Fifty-five employees are currently on the payroll, consisting of a mixture of waitresses, cooks, busboys and salad girls. The small kitchen runs on average with ten workers depending on the night of the week.
Some of the waitresses have worked there for almost three decades, all of which have the similar reasons for staying with the restaurant for so long.
“The money and the customers make me stay,” laughed Julie Curtice, a waitress who is on her 27th year working for the Log Inn, “I love my call tables, I’ve developed some wonderful relationships over the years.”
Former waitress Melanie Tanner, now of Yorktown, Va., remembered her time there fondly.
“It’s been four years since I left Log Inn…I moved back to Virginia and still miss it. I wish I could pick up the restaurant and all the people who work there and bring them with me! Best restaurant I've ever worked in, love the whole feel and atmosphere of the Log Inn,” she reminisced.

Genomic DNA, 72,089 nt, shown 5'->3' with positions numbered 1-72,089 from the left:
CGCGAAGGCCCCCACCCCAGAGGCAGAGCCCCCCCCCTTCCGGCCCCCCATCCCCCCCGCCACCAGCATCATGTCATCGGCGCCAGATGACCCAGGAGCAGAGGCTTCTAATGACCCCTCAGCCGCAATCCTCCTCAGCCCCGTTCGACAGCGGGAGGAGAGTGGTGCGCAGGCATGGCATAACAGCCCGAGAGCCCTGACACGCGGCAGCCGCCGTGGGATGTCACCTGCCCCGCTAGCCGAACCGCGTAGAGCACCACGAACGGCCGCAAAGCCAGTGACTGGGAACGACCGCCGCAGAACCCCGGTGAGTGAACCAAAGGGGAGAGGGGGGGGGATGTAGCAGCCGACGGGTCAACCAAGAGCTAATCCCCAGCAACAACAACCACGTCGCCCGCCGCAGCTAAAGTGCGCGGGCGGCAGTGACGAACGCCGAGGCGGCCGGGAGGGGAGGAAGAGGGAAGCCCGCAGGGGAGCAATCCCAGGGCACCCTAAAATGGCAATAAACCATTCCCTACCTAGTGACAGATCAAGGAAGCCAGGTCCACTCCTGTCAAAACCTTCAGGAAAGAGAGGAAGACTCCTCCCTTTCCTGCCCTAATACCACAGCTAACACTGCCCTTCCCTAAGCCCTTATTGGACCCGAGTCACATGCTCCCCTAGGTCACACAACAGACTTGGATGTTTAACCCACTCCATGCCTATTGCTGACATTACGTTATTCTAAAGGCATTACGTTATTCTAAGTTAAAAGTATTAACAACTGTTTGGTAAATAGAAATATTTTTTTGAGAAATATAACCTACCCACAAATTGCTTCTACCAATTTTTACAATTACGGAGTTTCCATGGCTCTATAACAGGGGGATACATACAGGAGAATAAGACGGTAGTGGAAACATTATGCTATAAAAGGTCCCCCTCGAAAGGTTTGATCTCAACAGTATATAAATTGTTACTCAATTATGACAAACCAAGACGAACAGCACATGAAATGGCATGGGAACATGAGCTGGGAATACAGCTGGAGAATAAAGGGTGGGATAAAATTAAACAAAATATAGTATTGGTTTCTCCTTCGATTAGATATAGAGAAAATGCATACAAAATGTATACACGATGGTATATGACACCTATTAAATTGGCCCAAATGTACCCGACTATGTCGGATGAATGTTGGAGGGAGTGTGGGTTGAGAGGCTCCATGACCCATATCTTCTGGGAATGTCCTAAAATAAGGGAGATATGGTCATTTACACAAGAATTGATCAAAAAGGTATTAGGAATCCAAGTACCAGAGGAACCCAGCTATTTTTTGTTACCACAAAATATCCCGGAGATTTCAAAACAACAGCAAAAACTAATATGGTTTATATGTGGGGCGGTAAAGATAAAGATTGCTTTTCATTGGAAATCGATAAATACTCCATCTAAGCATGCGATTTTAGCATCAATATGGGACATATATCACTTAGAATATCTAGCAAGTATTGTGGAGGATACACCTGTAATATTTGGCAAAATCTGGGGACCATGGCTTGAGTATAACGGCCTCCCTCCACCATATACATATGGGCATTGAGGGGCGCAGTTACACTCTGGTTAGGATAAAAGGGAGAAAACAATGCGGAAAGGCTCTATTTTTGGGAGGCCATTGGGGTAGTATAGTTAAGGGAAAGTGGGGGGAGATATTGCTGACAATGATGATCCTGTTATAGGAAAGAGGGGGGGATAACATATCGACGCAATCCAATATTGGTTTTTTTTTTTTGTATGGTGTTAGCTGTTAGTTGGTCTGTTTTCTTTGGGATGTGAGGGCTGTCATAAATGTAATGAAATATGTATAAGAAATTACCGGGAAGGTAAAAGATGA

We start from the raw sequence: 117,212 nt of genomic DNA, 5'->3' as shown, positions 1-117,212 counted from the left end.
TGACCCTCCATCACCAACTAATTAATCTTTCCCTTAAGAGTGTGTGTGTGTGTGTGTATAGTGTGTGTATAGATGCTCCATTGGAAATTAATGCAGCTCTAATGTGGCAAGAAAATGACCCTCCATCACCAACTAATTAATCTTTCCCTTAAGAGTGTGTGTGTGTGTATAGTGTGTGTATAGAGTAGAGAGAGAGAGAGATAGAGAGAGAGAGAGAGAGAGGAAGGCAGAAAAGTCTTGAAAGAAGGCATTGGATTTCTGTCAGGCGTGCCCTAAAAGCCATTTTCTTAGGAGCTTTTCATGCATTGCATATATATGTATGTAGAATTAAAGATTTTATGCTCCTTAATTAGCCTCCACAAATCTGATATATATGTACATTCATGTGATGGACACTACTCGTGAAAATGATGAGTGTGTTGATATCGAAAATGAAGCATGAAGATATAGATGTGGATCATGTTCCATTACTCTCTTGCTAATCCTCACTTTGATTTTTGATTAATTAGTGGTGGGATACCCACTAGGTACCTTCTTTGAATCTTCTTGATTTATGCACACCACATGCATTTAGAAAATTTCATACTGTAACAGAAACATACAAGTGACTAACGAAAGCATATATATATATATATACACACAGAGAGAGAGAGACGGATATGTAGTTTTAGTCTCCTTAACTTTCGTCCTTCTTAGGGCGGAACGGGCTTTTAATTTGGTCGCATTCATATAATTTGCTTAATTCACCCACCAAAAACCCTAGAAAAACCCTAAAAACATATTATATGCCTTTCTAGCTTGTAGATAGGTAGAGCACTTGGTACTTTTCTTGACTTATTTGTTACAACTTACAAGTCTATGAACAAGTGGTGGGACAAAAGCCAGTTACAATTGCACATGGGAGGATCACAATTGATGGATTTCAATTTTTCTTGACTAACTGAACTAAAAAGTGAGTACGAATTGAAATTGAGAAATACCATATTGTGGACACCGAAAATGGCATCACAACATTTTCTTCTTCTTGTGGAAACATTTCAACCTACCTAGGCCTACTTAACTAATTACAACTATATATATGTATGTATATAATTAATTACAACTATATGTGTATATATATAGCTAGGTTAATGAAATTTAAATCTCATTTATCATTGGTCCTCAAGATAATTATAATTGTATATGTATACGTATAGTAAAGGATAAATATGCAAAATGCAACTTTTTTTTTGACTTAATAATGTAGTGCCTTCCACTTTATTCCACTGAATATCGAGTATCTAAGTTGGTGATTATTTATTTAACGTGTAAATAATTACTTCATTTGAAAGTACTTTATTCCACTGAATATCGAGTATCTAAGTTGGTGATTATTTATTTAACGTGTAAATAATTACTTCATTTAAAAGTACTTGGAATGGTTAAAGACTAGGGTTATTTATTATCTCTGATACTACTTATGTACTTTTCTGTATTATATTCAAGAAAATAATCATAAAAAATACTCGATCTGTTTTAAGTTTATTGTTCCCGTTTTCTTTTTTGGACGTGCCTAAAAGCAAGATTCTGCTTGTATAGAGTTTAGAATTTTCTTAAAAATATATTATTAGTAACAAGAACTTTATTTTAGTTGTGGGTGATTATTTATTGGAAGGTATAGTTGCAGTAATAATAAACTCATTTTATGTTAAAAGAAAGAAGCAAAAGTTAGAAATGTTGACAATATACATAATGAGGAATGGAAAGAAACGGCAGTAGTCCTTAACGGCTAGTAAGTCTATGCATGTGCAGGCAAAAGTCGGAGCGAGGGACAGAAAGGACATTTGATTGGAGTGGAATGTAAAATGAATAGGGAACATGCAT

Despite these glowing compliments, challenges of working in any food service job still exist at the Log Inn.
“Just dealing with the public and all the different personalities can be difficult,” said Paula Titzer, a 13-year veteran waitress.
This interaction between the waitresses and the customers can be especially demanding on the weekends, when the restaurant is at its busiest. On packed nights, people can sometimes expect up to two-hour wait times before they get their food.
Yet, the extensive lines and waiting on made-to-order food does not seem to affect the decision to dine there.
Customers have different reasons for dining there, but they all circulate back to the food.
“THE CHICKEN! Best ever! Tons of awesome pies! Owners with hearts of gold! That coleslaw is liquid gold! I dipped my chicken in it,” exclaimed Jennifer Chamberlain of Louisville, Ky.